The Bucket Strategy #FinancialFitness2018
Picking up where we left off last week for #FinancialFitness2018, let’s talk more about the Bucket Strategy.
You’ve created your budget and stuck to it, and now you have income left over at the end of the month. What do you do with it? This answer is different for everyone, depending on your age and financial situation, but the strategy we’ll be discussing works for everyone.
The Bucket Strategy takes your savings and breaks it up into different time horizons. In its simplest form, you have short term, mid-term and long term buckets. The short term is your emergency savings, the mid term is money that you’ll need access to in the future but won’t need immediately, and the long term is your retirement.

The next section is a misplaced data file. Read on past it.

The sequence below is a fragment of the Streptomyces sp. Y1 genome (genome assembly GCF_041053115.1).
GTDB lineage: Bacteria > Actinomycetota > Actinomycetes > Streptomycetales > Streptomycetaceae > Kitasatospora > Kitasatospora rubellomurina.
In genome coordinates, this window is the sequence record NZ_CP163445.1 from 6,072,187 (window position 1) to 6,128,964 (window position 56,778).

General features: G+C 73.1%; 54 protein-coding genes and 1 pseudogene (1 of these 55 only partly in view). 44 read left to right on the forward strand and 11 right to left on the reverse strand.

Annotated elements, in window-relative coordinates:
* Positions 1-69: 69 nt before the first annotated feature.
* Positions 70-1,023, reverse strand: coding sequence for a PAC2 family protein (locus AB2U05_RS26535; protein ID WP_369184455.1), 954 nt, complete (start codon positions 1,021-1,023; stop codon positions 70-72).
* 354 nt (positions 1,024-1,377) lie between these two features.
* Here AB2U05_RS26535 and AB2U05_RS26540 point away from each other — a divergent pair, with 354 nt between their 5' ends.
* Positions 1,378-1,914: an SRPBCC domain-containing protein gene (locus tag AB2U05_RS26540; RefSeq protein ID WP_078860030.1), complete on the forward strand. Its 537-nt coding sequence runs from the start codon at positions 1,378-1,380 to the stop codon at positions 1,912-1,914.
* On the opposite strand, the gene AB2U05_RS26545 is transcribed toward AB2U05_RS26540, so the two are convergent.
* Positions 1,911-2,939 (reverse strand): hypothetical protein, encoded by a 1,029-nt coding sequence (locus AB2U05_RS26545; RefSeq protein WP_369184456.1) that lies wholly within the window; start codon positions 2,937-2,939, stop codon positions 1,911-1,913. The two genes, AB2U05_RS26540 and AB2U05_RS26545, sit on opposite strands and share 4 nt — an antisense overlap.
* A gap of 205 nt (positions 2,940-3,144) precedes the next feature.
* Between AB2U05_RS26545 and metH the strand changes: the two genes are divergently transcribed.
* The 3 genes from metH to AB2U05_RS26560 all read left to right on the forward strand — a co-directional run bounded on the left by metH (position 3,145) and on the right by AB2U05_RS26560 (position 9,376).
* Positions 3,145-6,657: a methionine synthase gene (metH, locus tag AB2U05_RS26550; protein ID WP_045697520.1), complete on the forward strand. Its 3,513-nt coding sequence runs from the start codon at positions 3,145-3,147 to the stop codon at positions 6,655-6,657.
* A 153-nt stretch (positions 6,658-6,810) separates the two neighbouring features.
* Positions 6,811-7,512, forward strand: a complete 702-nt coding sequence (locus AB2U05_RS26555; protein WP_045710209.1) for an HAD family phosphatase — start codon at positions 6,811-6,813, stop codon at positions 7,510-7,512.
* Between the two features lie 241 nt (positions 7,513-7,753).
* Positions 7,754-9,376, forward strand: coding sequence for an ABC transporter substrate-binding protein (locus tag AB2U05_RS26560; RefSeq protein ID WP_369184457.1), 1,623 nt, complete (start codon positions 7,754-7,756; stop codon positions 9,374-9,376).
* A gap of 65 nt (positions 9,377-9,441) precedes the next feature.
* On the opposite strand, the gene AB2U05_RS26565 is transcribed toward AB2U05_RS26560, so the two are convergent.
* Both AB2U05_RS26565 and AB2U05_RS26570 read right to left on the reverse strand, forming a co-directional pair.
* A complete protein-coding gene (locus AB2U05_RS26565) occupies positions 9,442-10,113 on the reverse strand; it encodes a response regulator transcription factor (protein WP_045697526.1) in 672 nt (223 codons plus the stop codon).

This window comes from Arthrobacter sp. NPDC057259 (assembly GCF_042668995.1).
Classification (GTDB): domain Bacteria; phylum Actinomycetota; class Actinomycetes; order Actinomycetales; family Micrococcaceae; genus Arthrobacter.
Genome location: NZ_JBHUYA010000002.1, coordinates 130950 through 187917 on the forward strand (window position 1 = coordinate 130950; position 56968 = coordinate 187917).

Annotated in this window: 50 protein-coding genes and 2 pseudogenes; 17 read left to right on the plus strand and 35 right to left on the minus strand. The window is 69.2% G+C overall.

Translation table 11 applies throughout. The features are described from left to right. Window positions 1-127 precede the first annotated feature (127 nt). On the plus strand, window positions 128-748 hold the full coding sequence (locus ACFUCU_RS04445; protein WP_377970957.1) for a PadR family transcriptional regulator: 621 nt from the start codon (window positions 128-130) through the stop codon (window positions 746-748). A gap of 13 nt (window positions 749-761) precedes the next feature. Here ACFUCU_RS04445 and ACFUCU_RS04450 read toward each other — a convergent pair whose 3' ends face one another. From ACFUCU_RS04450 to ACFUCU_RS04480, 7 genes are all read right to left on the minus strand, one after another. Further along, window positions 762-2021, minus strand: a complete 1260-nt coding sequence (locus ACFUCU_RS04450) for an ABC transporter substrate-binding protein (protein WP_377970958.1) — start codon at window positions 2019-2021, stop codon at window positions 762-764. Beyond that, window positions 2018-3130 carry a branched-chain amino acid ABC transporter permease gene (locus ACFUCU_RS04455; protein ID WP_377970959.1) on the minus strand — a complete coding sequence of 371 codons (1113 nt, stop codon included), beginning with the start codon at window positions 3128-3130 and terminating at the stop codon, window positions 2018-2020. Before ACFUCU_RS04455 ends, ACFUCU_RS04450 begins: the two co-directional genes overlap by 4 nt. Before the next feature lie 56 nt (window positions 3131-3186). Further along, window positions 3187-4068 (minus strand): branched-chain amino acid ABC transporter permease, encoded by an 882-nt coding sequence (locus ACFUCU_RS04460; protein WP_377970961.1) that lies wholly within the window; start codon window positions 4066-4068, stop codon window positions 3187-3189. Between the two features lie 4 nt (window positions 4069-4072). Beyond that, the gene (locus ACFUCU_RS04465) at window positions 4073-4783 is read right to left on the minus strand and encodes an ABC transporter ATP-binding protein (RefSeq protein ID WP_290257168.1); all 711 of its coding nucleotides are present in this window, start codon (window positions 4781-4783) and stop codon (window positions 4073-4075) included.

For many of my clients I add a fourth bucket; credit card debt. Credit card debt is something affecting people across the country, and the Bucket Strategy provides an option for resolving it.
So, how does it work?
A lot of people think that before they start saving for their retirement, they should make sure that they have 6 months of income saved in case of an emergency. Others feel that they should pay off all of their credit card debt, before they start saving anything for the future. While these are both logical conclusions, there’s a better way.
Let’s say you have $200 left at the end of every month. Instead of taking all of that $200 and putting it into one “bucket”, you break it up. For example, $60 could go towards credit card debt, $85 could go towards emergency savings, $30 would go in the mid term bucket and $25 is put into a retirement account.
When you break it up this way, you’re putting yourself in the best position to meet all of your goals. You definitely need to be paying off that credit card debt, but you also need liquidity in the case of an emergency. Saving for retirement is incredibly important, because that is something we’re heading towards, no matter what, and you need to have money saved up for when you get there.
This is how the Bucket Strategy works in theory! In the next post, I’ll explain how to implement it.